I've been adding a test suite to a young project over the past couple of weeks. (Seems like a good use of my skills.)
Going from zero tests to the basic "does it compile?" test is a huge improvement, the same way that going from zero tests for a feature to one test for a feature is a dramatic improvement. You do get more value for each test you add, but novice testers don't always realize the nuance that there's a point of diminishing returns with test coverage.
Like code, tests have a cost. Every additional line of code is code that has to be maintained. If the value of the feature that enables is greater than the cost of maintenance, you've made a wise investment. Sometimes the opposite is true.
One of the most dramatic examples of cost I've seen in the past couple of weeks is the cost of time spent running the test suite. Every new test file added to the system adds about three seconds to the length of time required to run the entire suite. That's almost entirely setup time, dominated by disk IO. (The IO-heavy setup means that running the test suite in parallel actually takes longer than running the tests serially.) After two weeks of work, the test suite has gone from a few assertions which run (and fail) in a couple of seconds to over 1600 assertions which run in somewhere between 70 an 80 seconds.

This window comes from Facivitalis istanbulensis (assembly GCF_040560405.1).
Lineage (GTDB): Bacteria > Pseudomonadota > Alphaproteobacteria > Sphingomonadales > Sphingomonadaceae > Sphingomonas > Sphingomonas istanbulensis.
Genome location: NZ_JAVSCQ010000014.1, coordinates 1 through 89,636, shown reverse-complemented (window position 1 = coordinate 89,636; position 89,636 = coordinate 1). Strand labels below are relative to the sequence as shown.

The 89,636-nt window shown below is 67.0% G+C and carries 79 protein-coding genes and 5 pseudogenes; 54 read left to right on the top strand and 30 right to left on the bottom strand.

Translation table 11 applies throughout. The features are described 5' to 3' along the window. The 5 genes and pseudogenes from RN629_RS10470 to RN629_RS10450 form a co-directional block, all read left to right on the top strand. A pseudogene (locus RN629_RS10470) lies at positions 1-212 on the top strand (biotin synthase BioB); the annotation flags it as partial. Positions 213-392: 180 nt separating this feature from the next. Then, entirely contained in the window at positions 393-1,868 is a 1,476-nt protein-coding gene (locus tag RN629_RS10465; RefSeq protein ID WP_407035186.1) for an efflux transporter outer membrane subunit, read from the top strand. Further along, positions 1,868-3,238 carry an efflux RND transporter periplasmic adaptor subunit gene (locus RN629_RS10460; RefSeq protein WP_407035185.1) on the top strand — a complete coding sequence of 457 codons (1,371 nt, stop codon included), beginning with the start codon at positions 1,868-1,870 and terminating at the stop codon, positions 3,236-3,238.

The amount of coverage is decent, and the ability to write code and to change things without fear of breaking important features is very nice, but the longer the test suite takes to run, the less likely people are to run it before making commits. (This has happened.)
As my colleage Jim Shore wrote, a ten minute build is the golden standard for deployment, testing, and automation quality. (If I were to add anything, I would suggest that you should be able to check out the project on a fresh machine and generate a deployable version—completely tested—within ten minutes.)
Automation is step one. Test quality is another step—and getting the speed of the test suite back under 20 seconds is a goal for sure.